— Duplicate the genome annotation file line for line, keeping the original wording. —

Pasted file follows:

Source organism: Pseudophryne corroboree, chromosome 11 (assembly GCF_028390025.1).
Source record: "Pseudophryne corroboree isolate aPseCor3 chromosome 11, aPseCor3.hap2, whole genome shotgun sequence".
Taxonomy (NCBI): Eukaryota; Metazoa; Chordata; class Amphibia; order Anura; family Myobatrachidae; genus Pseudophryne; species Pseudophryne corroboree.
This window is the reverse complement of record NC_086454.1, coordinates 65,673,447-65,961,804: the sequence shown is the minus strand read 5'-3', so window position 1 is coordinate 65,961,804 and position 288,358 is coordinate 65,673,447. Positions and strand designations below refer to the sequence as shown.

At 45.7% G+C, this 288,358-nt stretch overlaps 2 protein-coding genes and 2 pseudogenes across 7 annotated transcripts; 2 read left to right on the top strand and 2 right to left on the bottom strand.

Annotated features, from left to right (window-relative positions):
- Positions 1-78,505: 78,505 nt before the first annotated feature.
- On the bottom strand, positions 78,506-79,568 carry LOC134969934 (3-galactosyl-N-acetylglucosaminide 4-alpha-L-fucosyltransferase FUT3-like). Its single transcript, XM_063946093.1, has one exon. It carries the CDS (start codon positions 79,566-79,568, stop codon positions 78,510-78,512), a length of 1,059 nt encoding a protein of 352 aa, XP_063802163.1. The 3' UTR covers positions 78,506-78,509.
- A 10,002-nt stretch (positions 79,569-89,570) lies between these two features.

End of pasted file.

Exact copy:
Source organism: Pseudophryne corroboree, chromosome 11 (assembly GCF_028390025.1).
Source record: "Pseudophryne corroboree isolate aPseCor3 chromosome 11, aPseCor3.hap2, whole genome shotgun sequence".
Taxonomy (NCBI): Eukaryota; Metazoa; Chordata; class Amphibia; order Anura; family Myobatrachidae; genus Pseudophryne; species Pseudophryne corroboree.
This window is the reverse complement of record NC_086454.1, coordinates 65,673,447-65,961,804: the sequence shown is the minus strand read 5'-3', so window position 1 is coordinate 65,961,804 and position 288,358 is coordinate 65,673,447. Positions and strand designations below refer to the sequence as shown.

At 45.7% G+C, this 288,358-nt stretch overlaps 2 protein-coding genes and 2 pseudogenes across 7 annotated transcripts; 2 read left to right on the top strand and 2 right to left on the bottom strand.

Annotated features, from left to right (window-relative positions):
- Positions 1-78,505: 78,505 nt before the first annotated feature.
- On the bottom strand, positions 78,506-79,568 carry LOC134969934 (3-galactosyl-N-acetylglucosaminide 4-alpha-L-fucosyltransferase FUT3-like). Its single transcript, XM_063946093.1, has one exon. It carries the CDS (start codon positions 79,566-79,568, stop codon positions 78,510-78,512), a length of 1,059 nt encoding a protein of 352 aa, XP_063802163.1. The 3' UTR covers positions 78,506-78,509.
- A 10,002-nt stretch (positions 79,569-89,570) lies between these two features.